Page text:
On SAGE Insight: Is engagement with music associated with higher wellbeing?

Article title: If you’re happy and you know it: Music engagement and subjective wellbeing

From Psychology of Music

Music is considered to be one of the most enjoyable and satisfying everyday activities, engaging with music is proposed to offer a variety of benefits to health and wellbeing. Such benefits have been seen by many as fundamental to all societies across the ages. Engaging with music is suggested to offer a variety of benefits to health and wellbeing. For example, music is proposed to reduce stress, and can evoke positive feelings such as joy, relaxation, and empowerment Music engagement can also be used as a problem-coping strategy, as a medium for facilitating social relationships and was even associated with a lower mortality rate in a Swedish study. This research explores the connection between habitual music engagement and subjective wellbeing. Subjective wellbeing (SWB) comprises individual evaluations of life satisfaction, and is internationally regarded at policy and government levels. The study uses data gathered in 2014 as part of the 31st survey of the Australian Unity Wellbeing Index to provide insight into the relationship between music engagement and SWB. A stratified random sample of 1,000 participants was interviewed via telephone. The findings revealed that engaging with music by dancing or attending musical events was associated with higher SWB than for those who did not engage with music in these forms. The results appear to advocate for the social and physical elements of music as being associated with higher wellbeing. The insight gained from here can be used to inform future interventions and to better understand how music is involved in emotional regulation.

Abstract

Experiencing and engaging with music have been fundamental to all societies across the ages. This study explores the connection between habitual music engagement and subjective wellbeing. Subjective wellbeing (SWB) comprises individual evaluations of life satisfaction, and is internationally regarded at policy and government levels. The present study uses data gathered in 2014 as part of the 31st survey of the Australian Unity Wellbeing Index to provide insight into the relationship between music engagement and SWB. A stratified random sample of 1,000 participants was interviewed via telephone. The findings revealed that engaging with music by dancing or attending musical events was associated with higher SWB than for those who did not engage with music in these forms. The findings also emphasised the important role of engaging with music in the company of others with regard to SWB, highlighting an interpersonal feature of music. The study provides an overview of the general relationship between music and SWB at a population level, by contrast to most research in the area that has focused on evaluating clinical interventions involving music. The insight gained from these findings can be used to inform future interventions and to better understand how music is involved in emotional regulation.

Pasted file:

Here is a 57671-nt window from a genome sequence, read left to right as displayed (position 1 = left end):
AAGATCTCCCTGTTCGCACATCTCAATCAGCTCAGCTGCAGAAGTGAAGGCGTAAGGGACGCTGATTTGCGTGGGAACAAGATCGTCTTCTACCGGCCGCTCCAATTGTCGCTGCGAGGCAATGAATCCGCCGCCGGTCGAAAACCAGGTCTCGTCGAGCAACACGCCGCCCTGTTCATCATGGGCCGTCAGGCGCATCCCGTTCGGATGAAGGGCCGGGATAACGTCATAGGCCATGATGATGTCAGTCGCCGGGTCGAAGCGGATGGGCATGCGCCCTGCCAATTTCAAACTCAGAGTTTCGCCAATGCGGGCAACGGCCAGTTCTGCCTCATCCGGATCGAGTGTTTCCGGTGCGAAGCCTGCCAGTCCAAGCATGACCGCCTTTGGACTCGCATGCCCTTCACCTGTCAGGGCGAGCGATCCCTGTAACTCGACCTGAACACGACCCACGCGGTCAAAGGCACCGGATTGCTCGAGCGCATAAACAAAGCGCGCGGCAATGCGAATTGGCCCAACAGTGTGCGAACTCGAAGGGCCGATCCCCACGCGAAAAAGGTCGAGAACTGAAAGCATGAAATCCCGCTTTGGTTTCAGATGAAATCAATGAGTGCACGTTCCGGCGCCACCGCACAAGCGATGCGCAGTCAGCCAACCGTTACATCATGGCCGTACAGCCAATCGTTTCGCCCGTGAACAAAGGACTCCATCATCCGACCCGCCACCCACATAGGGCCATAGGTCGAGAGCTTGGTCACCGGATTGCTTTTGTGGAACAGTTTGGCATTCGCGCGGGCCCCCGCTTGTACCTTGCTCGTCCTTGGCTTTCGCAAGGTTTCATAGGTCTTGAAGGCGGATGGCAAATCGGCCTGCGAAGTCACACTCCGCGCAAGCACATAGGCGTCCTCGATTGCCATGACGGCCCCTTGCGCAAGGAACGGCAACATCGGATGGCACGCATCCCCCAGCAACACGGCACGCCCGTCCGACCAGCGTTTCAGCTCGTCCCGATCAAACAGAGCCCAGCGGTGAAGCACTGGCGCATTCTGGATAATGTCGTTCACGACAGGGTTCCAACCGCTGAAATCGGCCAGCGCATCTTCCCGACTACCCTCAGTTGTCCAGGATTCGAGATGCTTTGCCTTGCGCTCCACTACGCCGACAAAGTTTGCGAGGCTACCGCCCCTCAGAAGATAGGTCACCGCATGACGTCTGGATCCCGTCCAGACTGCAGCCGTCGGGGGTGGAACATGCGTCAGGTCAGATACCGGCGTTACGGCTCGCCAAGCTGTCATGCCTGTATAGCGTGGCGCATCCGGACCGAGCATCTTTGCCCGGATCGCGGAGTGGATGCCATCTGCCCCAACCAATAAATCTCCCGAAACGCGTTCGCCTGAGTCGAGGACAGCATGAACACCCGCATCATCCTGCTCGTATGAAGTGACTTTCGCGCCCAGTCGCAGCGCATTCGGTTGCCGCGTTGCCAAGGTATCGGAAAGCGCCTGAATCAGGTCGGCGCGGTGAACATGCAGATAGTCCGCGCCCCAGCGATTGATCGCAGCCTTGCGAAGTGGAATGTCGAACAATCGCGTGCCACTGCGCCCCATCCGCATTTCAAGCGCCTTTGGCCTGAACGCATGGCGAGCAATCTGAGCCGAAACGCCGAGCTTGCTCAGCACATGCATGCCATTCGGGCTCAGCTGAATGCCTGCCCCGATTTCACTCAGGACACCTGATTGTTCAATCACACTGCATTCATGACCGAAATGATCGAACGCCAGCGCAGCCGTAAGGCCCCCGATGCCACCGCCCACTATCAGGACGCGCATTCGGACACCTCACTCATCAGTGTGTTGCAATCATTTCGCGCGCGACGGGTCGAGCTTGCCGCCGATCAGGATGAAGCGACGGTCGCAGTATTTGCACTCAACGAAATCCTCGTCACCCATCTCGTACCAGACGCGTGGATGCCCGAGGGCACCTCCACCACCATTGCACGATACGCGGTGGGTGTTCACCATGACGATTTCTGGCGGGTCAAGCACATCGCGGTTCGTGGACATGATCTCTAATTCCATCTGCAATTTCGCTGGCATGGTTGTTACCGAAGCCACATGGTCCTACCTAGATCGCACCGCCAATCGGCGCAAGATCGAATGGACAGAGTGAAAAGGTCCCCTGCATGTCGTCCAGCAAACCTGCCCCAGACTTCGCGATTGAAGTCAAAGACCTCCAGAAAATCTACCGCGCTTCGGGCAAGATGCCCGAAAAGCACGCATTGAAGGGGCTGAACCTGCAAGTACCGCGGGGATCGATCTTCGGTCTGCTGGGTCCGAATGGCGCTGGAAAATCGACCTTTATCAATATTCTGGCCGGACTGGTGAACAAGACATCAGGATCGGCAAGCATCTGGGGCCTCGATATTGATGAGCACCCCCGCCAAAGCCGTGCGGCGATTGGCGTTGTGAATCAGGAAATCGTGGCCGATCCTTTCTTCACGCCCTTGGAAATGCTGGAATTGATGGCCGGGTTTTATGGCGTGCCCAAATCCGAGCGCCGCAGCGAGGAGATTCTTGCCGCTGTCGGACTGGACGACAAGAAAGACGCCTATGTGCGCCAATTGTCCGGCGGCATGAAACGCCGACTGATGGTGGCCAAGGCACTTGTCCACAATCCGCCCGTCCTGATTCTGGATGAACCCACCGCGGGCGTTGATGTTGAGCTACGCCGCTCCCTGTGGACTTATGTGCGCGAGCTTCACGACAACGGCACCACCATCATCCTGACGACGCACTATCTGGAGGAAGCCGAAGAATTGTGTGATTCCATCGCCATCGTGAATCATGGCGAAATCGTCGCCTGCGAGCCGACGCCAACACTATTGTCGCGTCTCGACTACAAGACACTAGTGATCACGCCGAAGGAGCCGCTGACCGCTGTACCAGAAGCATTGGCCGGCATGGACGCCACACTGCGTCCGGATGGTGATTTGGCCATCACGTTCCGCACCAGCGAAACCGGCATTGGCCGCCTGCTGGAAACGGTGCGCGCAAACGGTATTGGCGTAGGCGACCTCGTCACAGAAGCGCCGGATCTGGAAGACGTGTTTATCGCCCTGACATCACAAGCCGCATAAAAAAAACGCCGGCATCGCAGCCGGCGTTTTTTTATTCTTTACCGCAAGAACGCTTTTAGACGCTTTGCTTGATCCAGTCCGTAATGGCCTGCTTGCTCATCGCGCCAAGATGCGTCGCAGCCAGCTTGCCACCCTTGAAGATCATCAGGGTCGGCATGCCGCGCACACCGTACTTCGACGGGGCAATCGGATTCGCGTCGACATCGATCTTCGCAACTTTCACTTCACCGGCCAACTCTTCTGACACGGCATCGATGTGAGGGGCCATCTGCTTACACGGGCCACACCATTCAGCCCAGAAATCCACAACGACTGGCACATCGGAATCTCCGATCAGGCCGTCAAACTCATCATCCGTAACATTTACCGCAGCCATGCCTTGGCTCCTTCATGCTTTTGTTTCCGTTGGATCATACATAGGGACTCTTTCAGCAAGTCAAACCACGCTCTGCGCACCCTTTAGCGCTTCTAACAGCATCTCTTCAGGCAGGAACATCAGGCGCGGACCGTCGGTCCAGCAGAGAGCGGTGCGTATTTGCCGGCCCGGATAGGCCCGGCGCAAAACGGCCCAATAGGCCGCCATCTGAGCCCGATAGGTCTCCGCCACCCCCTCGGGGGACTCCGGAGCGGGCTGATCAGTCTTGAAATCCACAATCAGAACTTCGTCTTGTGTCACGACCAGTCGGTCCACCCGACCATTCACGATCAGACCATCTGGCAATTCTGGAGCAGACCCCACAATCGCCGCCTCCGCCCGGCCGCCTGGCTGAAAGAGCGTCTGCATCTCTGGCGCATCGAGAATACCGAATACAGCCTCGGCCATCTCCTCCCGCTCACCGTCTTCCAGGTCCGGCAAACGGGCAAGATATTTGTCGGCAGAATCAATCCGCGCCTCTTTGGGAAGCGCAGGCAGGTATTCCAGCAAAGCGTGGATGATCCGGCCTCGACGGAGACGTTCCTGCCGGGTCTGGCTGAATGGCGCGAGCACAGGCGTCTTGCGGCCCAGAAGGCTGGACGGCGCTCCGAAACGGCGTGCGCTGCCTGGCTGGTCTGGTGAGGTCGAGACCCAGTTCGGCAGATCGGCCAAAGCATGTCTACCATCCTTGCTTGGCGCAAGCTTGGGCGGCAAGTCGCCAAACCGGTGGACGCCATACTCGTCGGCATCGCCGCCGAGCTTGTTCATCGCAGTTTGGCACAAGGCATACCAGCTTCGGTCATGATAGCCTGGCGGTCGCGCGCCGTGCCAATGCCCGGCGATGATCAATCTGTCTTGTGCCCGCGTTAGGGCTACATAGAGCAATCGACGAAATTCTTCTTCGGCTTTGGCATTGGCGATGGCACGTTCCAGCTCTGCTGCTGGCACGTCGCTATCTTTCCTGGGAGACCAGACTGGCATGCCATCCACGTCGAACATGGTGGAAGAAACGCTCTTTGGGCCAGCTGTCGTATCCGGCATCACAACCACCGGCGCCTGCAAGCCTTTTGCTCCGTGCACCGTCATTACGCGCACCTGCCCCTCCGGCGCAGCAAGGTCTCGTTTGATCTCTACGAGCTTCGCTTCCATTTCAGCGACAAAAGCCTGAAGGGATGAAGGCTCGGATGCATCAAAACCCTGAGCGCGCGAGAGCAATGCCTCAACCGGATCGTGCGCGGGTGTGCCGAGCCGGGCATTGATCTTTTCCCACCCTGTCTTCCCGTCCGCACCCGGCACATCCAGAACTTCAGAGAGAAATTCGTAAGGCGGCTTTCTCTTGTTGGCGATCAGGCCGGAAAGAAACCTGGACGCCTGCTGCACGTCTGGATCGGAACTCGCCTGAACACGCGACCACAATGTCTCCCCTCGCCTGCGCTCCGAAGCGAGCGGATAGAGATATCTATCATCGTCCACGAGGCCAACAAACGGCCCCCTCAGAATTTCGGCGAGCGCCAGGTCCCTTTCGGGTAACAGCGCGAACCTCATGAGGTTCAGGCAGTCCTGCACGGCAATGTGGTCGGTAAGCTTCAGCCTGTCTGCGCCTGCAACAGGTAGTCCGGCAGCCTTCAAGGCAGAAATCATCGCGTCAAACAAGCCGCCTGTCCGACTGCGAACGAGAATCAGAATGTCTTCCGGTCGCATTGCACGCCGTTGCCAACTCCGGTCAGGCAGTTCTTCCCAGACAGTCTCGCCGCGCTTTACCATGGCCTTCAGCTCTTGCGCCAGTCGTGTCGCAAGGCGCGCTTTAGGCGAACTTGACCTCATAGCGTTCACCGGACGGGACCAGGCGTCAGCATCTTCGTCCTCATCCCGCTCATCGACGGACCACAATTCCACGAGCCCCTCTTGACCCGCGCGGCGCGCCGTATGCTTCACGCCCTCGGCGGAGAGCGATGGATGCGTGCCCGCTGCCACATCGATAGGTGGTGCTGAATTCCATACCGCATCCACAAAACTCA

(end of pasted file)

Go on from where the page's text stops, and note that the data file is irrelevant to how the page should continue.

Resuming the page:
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Article details
If you’re happy and you know it: Music engagement and subjective wellbeing
Melissa K. Weinberg, Dawn Joseph,
First Published April 21, 2017
DOI: 10.1177/0305735616659552
Psychology of Music

 

 

 

 

     
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